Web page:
5 big revelations about the collapse of crypto giant FTX

Lawyers for once-powerful crypto exchange FTX described a company riddled with dysfunction and mismanagement during a Tuesday court hearing as they attempted to explain how the sprawling empire founded by Sam Bankman-Fried collapsed in a matter of days.

“We have witnessed one of the most abrupt and difficult collapses in American corporate history,” said James Bromley, an attorney representing the company.

For the past month, FTX has been one of the most popular cryptocurrency exchanges in the world. Today, it’s figuring out how to sell assets, pay customers, and satisfy creditors as part of a large and complex bankruptcy filing. And its new management team, put in place just prior to the Chapter 11 request for the exchange, is only just beginning to understand the magnitude of the mess they’ve inherited.

Here is what we learned during the first court hearing in bankruptcy proceedings:

Customer money is MIA

Bromley confirmed what many of FTX’s millions of customers had feared. He said his team found that “a significant amount of assets were either stolen or missing”.

FTX presented itself as a safe way for ordinary people to invest in the confusing and opaque world of cryptocurrencies, and these people now have little understanding of what happened to their funds.

In court, Bromley and his colleagues offered little detail about what was left unaccounted for and did not explain what “missing” meant.

According to a court filing, the company’s new CEO, John J. Ray III, hired a cybersecurity consultancy to trace the funds.

FTX – a giant digital company – has bad data and intentionally destroyed internal messages

As Ray and his team began gathering information, they immediately identified glaring problems with FTX’s data.

There are huge gaps in information and they try to separate fact from fiction.

Or as Bromley said of FTX, “The debtors have unreliable books and records.”

According to the company’s lawyers, they have no reason to believe the financial statements have ever been audited. This means that no trained professionals from outside the company and its dozens of subsidiaries have ever objectively reviewed FTX’s books to ensure investors are receiving truthful information. As a result, the new management has engaged an external auditing firm to review FTX’s financial information.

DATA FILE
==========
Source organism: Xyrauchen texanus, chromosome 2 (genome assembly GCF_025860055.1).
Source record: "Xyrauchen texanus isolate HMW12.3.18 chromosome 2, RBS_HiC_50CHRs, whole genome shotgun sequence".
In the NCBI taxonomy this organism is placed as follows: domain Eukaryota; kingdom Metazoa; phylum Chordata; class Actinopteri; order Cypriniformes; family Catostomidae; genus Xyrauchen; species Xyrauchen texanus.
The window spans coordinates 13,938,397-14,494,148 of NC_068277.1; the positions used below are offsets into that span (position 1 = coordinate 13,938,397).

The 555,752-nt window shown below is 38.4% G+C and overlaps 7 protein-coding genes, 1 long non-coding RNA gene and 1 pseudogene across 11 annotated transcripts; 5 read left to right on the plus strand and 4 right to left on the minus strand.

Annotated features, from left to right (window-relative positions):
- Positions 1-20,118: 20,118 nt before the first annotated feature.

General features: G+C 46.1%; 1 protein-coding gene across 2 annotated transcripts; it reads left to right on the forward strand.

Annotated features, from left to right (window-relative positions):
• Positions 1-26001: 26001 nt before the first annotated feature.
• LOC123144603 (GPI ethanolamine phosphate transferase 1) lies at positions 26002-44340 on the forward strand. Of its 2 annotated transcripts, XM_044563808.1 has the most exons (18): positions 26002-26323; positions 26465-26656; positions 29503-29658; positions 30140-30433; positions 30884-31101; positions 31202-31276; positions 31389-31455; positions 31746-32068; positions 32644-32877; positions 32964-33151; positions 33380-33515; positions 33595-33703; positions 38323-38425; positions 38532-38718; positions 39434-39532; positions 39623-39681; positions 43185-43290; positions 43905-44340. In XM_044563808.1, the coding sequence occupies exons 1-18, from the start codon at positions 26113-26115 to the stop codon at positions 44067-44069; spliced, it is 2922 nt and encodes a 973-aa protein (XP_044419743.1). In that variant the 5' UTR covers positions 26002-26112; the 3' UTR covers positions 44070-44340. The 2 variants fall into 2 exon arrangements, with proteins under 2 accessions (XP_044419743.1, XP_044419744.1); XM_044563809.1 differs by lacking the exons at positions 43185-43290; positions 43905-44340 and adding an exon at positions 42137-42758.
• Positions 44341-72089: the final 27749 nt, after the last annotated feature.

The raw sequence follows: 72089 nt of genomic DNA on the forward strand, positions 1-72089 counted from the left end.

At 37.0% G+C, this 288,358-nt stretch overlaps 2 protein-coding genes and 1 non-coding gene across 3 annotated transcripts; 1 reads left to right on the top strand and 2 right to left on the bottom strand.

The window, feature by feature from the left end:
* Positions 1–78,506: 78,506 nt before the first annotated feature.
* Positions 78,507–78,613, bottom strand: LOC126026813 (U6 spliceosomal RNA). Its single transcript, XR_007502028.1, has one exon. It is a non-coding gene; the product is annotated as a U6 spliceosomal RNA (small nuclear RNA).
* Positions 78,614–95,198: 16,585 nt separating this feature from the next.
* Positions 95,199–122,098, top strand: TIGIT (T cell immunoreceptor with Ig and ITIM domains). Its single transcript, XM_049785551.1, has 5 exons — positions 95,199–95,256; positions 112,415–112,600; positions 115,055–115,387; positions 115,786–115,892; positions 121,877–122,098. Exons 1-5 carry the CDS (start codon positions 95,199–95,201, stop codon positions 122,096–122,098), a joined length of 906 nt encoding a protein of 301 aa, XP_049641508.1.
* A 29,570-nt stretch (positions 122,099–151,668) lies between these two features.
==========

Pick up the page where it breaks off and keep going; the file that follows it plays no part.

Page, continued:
Ray and his team also claim important correspondence is missing. They say Bankman-Fried communicated with colleagues through apps that automatically delete messages.

Estimates that FTX was valued at $32 billion may be underestimated

It was previously reported that FTX was worth $32 billion as of January 2022.

But FTX lawyers said the company was valued at a whopping $40 billion just 10 months ago. NPR has not been able to independently verify this review.

FTX’s legal team detailed how much money the company has received from investors since its inception in 2019, and in its latest funding round, it raised an additional $400 million for its US operations and $500 million for its larger international ones Activities.

It wasn’t just a “run on the bank” that caused FTX to collapse

“There was practically a run on the bench,” Bromley said, “and a leadership crisis.”

After Bankman-Fried’s rival, Binance CEO Changpeng Zhao, announced his plans to divest a significant amount of a cryptocurrency created by FTX, other investors panicked.

Customers panicked after Changpeng Zhao, co-founder and CEO of Binance, one of FTX founder Sam Bankman-Fried's rivals, suggested he had lost faith in a cryptocurrency created by FTX.

Patricia de Melo Moreira/AFP via Getty Images


AFP via Getty Images

Customers panicked after Changpeng Zhao, co-founder and CEO of Binance, one of FTX founder Sam Bankman-Fried’s rivals, suggested he had lost faith in a cryptocurrency created by FTX.

FTX failed to meet the withdrawal request, and lawyers said that at that moment of the crisis, it became apparent that there were serious problems with FTX’s management.

The company “had a lack of corporate controls at a level that none of us in the industry who have looked at it have ever seen,” Bromley said.

Everyone fears hackers, and there are major disputes over how customer data is handled

FTX has been, and continues to be, the target of cyberattacks, which complicates the work of its attorneys.

Since Ray took over the company’s operations on Nov. 11, he and his team “have struggled to gain access to customer data due to ongoing security risks,” according to Brian Glueckstein, another attorney representing FTX.

There was also disagreement over customer data between the company’s lawyers and its creditors, as well as the US trustee overseeing the case.

FTX has millions of customers, whom Gl├╝ckstein described as “the lifeblood of the company.”

He argued the customer database was valuable – “essential for any reorganization or sale to maximize value for everyone involved” – and for that reason this information should not be made public.

FTX also asked Judge John Dorsey to allow the company to file redacted lists of its top creditors, citing concerns about their privacy and security.

But Ben Hackman, an attorney for the US trustee, objected, suggesting that information be made available with few exceptions in the interests of greater transparency.

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